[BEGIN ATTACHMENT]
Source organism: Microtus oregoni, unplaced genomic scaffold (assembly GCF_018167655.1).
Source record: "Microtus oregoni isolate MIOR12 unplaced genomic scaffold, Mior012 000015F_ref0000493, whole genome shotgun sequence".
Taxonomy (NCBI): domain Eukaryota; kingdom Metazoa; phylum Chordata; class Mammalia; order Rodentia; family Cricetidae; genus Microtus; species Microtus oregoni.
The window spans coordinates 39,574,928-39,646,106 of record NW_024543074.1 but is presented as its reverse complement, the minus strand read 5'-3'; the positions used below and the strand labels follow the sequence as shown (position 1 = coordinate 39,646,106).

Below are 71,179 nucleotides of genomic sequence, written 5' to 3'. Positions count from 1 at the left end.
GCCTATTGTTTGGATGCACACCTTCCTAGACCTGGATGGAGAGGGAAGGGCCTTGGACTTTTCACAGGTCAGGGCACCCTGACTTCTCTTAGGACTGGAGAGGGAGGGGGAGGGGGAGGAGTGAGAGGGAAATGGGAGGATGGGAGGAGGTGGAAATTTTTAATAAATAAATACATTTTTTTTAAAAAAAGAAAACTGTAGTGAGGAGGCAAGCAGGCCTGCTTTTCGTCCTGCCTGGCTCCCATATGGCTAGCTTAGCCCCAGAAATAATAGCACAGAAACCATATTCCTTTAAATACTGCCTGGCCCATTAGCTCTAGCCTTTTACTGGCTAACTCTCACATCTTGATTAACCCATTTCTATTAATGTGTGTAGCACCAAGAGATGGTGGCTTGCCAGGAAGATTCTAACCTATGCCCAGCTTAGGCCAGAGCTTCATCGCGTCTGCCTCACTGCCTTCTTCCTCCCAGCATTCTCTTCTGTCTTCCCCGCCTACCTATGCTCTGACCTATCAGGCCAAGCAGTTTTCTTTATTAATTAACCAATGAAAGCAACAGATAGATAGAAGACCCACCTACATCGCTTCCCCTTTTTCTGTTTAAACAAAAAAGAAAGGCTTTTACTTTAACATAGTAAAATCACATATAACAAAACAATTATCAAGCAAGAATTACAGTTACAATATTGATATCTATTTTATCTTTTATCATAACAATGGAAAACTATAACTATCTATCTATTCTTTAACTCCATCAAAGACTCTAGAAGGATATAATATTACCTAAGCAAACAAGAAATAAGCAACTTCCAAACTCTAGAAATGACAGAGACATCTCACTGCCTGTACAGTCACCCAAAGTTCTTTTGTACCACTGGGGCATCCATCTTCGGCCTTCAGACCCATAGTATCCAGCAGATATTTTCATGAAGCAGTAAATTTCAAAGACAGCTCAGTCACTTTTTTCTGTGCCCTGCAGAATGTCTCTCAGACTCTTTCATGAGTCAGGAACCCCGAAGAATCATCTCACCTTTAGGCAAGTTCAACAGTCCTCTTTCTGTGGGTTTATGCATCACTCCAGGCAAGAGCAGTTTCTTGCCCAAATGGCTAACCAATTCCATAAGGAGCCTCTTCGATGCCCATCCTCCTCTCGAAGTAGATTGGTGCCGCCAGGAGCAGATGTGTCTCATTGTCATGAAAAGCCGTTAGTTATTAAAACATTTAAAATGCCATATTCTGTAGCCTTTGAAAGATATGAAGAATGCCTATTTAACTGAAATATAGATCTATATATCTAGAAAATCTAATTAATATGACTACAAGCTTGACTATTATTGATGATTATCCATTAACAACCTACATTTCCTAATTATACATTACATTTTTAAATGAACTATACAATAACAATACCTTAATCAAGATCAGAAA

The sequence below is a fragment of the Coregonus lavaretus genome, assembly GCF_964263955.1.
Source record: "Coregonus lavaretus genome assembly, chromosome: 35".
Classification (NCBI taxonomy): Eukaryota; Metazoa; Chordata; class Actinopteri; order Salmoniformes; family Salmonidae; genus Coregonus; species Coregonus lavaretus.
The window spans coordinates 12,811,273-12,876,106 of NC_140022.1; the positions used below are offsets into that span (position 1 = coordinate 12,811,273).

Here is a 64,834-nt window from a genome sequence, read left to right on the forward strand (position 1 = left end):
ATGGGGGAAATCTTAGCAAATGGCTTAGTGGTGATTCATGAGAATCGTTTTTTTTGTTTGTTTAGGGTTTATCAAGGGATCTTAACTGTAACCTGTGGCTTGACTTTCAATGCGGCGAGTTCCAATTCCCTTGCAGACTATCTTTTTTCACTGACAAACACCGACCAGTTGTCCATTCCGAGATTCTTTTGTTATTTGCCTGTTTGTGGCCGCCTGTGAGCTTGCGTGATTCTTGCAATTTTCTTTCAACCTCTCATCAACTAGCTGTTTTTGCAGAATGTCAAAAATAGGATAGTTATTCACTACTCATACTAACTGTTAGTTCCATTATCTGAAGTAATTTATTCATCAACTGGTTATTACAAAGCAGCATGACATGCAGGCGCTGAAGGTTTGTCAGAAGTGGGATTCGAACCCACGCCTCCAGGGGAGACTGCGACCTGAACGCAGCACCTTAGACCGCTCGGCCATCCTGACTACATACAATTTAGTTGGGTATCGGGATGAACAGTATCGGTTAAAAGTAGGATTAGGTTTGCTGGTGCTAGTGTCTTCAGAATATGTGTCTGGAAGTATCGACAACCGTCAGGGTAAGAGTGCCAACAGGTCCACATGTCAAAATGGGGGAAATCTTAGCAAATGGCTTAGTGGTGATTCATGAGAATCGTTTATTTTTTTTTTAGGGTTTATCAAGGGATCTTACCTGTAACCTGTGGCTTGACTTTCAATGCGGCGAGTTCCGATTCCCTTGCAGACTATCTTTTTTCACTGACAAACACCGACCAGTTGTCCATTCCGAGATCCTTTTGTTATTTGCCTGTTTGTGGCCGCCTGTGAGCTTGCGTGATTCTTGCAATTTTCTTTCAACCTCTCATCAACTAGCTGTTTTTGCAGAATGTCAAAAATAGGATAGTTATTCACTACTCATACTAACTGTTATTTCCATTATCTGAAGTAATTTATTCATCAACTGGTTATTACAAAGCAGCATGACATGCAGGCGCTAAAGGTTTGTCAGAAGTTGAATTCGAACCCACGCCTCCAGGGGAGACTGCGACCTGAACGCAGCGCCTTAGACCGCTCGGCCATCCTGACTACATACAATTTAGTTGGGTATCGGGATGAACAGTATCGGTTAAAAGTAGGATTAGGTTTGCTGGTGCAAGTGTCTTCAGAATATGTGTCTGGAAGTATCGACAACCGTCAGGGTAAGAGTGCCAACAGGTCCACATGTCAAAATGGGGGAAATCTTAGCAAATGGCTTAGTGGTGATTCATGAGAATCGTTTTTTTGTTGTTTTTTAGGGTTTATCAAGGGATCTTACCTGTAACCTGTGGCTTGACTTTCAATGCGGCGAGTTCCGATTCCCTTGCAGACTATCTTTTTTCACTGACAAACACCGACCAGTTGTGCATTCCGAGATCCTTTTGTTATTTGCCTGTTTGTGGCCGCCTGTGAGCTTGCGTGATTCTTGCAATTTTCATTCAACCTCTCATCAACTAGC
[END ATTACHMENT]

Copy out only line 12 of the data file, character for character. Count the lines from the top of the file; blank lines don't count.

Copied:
ATGGGGGAAATCTTAGCAAATGGCTTAGTGGTGATTCATGAGAATCGTTTTTTTTGTTTGTTTAGGGTTTATCAAGGGATCTTAACTGTAACCTGTGGCTTGACTTTCAATGCGGCGAGTTCCAATTCCCTTGCAGACTATCTTTTTTCACTGACAAACACCGACCAGTTGTCCATTCCGAGATTCTTTTGTTATTTGCCTGTTTGTGGCCGCCTGTGAGCTTGCGTGATTCTTGCAATTTTCTTTCAACCTCTCATCAACTAGCTGTTTTTGCAGAATGTCAAAAATAGGATAGTTATTCACTACTCATACTAACTGTTAGTTCCATTATCTGAAGTAATTTATTCATCAACTGGTTATTACAAAGCAGCATGACATGCAGGCGCTGAAGGTTTGTCAGAAGTGGGATTCGAACCCACGCCTCCAGGGGAGACTGCGACCTGAACGCAGCACCTTAGACCGCTCGGCCATCCTGACTACATACAATTTAGTTGGGTATCGGGATGAACAGTATCGGTTAAAAGTAGGATTAGGTTTGCTGGTGCTAGTGTCTTCAGAATATGTGTCTGGAAGTATCGACAACCGTCAGGGTAAGAGTGCCAACAGGTCCACATGTCAAAATGGGGGAAATCTTAGCAAATGGCTTAGTGGTGATTCATGAGAATCGTTTATTTTTTTTTTAGGGTTTATCAAGGGATCTTACCTGTAACCTGTGGCTTGACTTTCAATGCGGCGAGTTCCGATTCCCTTGCAGACTATCTTTTTTCACTGACAAACACCGACCAGTTGTCCATTCCGAGATCCTTTTGTTATTTGCCTGTTTGTGGCCGCCTGTGAGCTTGCGTGATTCTTGCAATTTTCTTTCAACCTCTCATCAACTAGCTGTTTTTGCAGAATGTCAAAAATAGGATAGTTATTCACTACTCATACTAACTGTTATTTCCATTATCTGAAGTAATTTATTCATCAACTGGTTATTACAAAGCAGCATGACATGCAGGCGCTAAAGGTTTGTCAGAAGTTGAATTCGAACCCACGCCTCCAGGGGAGACTGCGACCTGAACGCAGCGCCTTAGACCGCTCGGCCATCCTGACTACATACAATTTAGTTGGGTATCGGGATGAACAGTATCGGTTAAAAGTAGGATTAGGTTTGCTGGTGCAAGTGTCTTCAGAATATGTGTCTGGAAGTATCGACAACCGTCAGGGTAAGAGTGCCAACAGGTCCACATGTCAAAATGGGGGAAATCTTAGCAAATGGCTTAGTGGTGATTCATGAGAATCGTTTTTTTGTTGTTTTTTAGGGTTTATCAAGGGATCTTACCTGTAACCTGTGGCTTGACTTTCAATGCGGCGAGTTCCGATTCCCTTGCAGACTATCTTTTTTCACTGACAAACACCGACCAGTTGTGCATTCCGAGATCCTTTTGTTATTTGCCTGTTTGTGGCCGCCTGTGAGCTTGCGTGATTCTTGCAATTTTCATTCAACCTCTCATCAACTAGC